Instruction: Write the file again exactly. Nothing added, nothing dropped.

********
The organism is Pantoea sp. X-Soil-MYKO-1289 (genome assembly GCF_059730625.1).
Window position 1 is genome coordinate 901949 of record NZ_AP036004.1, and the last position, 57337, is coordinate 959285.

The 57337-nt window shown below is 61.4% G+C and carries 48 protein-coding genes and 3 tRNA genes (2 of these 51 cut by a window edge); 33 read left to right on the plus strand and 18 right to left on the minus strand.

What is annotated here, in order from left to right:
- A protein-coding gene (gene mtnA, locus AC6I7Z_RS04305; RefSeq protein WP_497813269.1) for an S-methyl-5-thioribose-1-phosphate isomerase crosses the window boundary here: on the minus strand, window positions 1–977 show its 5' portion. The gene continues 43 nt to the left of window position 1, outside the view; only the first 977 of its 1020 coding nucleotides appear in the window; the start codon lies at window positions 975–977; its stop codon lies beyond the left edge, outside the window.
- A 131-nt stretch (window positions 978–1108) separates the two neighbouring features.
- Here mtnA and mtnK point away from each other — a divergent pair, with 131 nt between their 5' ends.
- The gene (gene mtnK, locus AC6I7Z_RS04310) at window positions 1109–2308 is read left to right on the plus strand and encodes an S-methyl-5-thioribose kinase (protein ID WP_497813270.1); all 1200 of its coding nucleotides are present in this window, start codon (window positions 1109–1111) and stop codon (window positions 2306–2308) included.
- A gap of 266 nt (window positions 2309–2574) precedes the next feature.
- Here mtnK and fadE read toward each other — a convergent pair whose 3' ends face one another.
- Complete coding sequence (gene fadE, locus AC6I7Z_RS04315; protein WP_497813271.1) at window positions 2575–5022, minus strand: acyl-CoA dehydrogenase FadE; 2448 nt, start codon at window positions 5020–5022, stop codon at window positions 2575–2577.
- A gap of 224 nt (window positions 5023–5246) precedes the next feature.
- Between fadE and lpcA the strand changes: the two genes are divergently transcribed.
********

The organism is Pantoea sp. X-Soil-MYKO-1289 (genome assembly GCF_059730625.1).
Window position 1 is genome coordinate 901949 of record NZ_AP036004.1, and the last position, 57337, is coordinate 959285.

The 57337-nt window shown below is 61.4% G+C and carries 48 protein-coding genes and 3 tRNA genes (2 of these 51 cut by a window edge); 33 read left to right on the plus strand and 18 right to left on the minus strand.

What is annotated here, in order from left to right:
- A protein-coding gene (gene mtnA, locus AC6I7Z_RS04305; RefSeq protein WP_497813269.1) for an S-methyl-5-thioribose-1-phosphate isomerase crosses the window boundary here: on the minus strand, window positions 1–977 show its 5' portion. The gene continues 43 nt to the left of window position 1, outside the view; only the first 977 of its 1020 coding nucleotides appear in the window; the start codon lies at window positions 975–977; its stop codon lies beyond the left edge, outside the window.
- A 131-nt stretch (window positions 978–1108) separates the two neighbouring features.
- Here mtnA and mtnK point away from each other — a divergent pair, with 131 nt between their 5' ends.
- The gene (gene mtnK, locus AC6I7Z_RS04310) at window positions 1109–2308 is read left to right on the plus strand and encodes an S-methyl-5-thioribose kinase (protein ID WP_497813270.1); all 1200 of its coding nucleotides are present in this window, start codon (window positions 1109–1111) and stop codon (window positions 2306–2308) included.
- A gap of 266 nt (window positions 2309–2574) precedes the next feature.
- Here mtnK and fadE read toward each other — a convergent pair whose 3' ends face one another.
- Complete coding sequence (gene fadE, locus AC6I7Z_RS04315; protein WP_497813271.1) at window positions 2575–5022, minus strand: acyl-CoA dehydrogenase FadE; 2448 nt, start codon at window positions 5020–5022, stop codon at window positions 2575–2577.
- A gap of 224 nt (window positions 5023–5246) precedes the next feature.
- Between fadE and lpcA the strand changes: the two genes are divergently transcribed.